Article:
Something I noticed about Rome that I haven't really considered on any other trip to Italy is how massive the buildings are - their dimensions are just huge - but within an hour inside the city you stop noticing the enormity and your perspective adjusts or adapts so that you have to remind yourself how huge are the buildings you are in or looking at! The pantheon is a prime example. Its just so huge! It totally dominates the square it is sited in between residential buildings/restaurants. However, once you have taken it all in your eyes adjust and then this massive dome seems to be just the right size even though you may have never seen a one floor building of its magnatude before! When you get home and see a photo of yourself completely dwarfed by the Pantheons gargantuan proportions you think 'I don't remember it looking so huge'! And the whole city is like that!

Its a beautiful place. Of all the Italian cities I have seen Milan and Rome are my two favourites so far. Milan is small and has such sweet and small places to see that you can visit its major tourist highlights in one day but you could spend a lifetime shopping - from Gucci to the market square - but rome offers shopping and sights and experiences that far surpass any other place in Europe that I have been. It was the one city I never really wanted to see but Rome has totally captured me!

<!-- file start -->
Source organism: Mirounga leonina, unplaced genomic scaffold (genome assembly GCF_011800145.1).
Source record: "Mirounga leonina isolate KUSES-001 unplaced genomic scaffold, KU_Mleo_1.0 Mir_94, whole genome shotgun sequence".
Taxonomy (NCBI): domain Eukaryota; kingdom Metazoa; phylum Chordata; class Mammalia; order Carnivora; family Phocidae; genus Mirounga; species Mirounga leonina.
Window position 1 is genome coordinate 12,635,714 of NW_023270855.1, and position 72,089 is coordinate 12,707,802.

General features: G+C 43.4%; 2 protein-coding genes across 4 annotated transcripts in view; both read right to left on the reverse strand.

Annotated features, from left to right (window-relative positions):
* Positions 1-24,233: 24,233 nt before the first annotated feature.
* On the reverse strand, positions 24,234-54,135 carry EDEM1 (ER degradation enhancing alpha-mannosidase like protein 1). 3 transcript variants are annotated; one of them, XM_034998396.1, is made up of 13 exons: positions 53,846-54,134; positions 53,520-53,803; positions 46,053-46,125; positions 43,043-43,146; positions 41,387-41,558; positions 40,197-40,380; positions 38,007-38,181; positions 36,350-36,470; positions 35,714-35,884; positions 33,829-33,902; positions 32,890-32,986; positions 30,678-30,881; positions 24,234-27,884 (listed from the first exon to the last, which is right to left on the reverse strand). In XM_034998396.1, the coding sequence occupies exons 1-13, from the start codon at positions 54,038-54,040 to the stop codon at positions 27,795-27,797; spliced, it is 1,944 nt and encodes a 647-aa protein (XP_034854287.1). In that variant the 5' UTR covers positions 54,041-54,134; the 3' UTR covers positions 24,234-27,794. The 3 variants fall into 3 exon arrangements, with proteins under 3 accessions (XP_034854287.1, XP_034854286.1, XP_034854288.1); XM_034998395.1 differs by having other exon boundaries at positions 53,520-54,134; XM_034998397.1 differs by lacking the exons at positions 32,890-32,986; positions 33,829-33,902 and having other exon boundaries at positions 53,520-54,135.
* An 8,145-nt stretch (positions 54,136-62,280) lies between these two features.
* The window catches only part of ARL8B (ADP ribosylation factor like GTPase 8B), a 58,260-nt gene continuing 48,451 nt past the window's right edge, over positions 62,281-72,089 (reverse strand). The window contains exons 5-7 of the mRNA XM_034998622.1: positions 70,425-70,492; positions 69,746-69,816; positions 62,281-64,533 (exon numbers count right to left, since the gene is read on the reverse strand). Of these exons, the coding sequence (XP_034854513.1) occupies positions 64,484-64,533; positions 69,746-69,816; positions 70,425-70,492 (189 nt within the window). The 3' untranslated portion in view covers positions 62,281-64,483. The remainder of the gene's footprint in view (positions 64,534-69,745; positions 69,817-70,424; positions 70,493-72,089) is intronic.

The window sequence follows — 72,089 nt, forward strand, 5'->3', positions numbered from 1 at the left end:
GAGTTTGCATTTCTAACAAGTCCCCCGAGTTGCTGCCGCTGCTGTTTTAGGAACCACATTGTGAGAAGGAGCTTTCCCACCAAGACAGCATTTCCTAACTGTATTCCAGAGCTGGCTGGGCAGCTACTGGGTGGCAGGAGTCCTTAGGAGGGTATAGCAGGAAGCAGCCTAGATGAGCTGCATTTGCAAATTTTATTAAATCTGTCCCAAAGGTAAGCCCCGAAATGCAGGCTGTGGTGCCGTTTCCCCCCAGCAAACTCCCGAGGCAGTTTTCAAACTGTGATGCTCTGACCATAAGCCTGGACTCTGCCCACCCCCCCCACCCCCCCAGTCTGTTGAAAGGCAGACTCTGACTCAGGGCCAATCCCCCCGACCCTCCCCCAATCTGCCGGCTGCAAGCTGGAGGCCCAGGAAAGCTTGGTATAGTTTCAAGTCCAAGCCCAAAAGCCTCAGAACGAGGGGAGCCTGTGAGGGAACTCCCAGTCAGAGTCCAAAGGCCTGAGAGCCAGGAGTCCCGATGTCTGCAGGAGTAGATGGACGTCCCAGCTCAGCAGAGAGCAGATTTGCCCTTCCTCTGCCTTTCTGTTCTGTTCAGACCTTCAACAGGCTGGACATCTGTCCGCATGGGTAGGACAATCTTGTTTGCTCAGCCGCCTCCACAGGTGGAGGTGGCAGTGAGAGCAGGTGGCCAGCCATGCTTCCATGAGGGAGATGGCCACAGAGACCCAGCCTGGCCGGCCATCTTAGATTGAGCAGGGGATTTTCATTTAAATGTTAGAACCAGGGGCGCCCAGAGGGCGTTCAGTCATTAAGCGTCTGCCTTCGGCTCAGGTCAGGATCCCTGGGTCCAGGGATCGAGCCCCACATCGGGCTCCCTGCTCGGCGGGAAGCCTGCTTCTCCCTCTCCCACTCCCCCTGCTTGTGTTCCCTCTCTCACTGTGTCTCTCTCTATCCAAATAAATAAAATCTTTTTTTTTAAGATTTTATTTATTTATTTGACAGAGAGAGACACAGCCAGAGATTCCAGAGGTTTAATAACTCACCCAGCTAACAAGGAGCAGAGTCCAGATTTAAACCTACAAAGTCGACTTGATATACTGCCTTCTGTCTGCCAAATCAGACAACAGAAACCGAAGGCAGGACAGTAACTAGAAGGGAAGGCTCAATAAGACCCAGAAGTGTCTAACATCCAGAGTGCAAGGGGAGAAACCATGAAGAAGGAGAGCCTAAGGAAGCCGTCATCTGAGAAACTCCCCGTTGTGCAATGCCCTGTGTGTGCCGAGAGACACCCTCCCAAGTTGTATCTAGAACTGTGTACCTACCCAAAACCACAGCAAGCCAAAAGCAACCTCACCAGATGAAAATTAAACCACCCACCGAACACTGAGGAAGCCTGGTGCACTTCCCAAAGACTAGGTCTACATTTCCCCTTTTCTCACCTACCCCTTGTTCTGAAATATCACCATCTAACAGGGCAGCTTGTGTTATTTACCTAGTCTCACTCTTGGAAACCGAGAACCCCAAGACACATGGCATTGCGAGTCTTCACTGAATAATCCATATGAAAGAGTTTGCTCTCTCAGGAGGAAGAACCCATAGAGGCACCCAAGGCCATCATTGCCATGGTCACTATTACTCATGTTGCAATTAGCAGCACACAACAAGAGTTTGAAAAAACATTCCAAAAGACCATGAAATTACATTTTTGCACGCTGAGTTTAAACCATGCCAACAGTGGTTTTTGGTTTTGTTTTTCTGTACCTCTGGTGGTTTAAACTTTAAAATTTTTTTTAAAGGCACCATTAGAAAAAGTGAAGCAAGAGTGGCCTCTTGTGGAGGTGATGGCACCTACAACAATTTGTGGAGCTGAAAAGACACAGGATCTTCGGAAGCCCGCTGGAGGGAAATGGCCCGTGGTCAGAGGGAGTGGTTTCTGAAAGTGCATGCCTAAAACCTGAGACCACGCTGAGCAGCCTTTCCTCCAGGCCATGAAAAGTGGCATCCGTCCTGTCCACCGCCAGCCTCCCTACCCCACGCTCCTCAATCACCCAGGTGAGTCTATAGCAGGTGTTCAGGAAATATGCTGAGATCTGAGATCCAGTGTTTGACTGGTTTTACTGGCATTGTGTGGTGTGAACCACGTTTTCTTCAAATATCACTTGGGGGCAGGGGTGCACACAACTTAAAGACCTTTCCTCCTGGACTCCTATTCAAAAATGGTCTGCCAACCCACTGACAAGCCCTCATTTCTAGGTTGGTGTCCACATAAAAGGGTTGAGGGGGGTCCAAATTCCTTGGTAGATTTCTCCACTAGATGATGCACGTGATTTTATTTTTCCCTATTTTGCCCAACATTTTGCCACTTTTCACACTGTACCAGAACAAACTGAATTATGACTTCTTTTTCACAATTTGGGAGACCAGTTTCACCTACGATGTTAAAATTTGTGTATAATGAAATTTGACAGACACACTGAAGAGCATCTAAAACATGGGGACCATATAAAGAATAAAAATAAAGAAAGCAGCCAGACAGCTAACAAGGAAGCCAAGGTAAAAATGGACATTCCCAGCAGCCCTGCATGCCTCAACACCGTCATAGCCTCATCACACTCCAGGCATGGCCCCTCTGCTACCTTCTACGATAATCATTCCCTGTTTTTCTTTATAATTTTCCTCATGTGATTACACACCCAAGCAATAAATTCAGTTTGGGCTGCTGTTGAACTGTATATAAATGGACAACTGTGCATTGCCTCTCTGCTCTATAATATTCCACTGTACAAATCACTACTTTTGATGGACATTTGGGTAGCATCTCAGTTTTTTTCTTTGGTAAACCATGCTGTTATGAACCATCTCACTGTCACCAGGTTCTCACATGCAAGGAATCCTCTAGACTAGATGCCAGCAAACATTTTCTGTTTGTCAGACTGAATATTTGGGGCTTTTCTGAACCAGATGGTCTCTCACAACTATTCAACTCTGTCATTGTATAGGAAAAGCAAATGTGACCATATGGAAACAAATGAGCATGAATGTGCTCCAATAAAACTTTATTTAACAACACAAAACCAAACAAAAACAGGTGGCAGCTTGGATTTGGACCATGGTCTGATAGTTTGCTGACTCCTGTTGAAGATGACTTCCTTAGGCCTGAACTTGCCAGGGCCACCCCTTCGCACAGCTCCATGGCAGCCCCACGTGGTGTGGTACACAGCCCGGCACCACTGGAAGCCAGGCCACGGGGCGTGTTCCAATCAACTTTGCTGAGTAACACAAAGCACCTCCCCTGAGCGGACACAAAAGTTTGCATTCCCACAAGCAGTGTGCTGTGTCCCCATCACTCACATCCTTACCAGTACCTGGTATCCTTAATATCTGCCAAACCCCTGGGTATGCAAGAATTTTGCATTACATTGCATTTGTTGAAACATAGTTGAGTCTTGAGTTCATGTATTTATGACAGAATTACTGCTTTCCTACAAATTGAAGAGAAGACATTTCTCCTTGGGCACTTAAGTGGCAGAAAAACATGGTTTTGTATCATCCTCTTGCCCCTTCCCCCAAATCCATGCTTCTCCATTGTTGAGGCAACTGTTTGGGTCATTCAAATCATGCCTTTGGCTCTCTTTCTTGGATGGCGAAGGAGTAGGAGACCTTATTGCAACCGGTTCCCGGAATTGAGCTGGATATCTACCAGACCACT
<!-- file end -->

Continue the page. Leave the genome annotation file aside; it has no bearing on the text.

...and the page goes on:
If you go make sure you stop and see the monastery of the cappucine monks. There are 5 chapels or alters in successive rooms that have each been entirely decorated with the bones of dead monks. Sounds creepy? Thats right! Apparently the monastery was originally outside the walls of Rome but at some point in more recent times (say - a few hundred years back) they were ordered inside the walls for their own protection. They refused to leave their brothers behind and so dug them all up and brought them with. And now you can, for a donation, visit the rooms and see how they have been decorated. I have tried to describe it to people but its not the easiest image to convey so go and see, leave them a hefty donation to help them keep on keeping on and marvel at the alters! This site comes highly recommended!

And while your in Rome, or if you stop in Italy at all make sure you spend your days eating Gelato! I have found love and love is... gelato! Simple as - this food is gods gift to man- and womankind. Life does not get any better once you have discovered gelato.

I can rave about it all day but I think you get the idea. Its better than regular tip-top or walls ice cream. It beats the pants off mr whippy and it sure as heck rates as highly as any of the other good stuff in life. You make a trip to italy totally worth it if you only go for the gelato!

Still Rome-sick. Roll on holidays!

Posted by TravelMc 06:29 Archived in Italy

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You're making me Rome-sick now! :) Have to agree with you - its a really unique city.

I go back as often as I can. ;)

Try the Cassata (gelato) in Tre Scalini in the Piazza Navona - yum!

by samsara_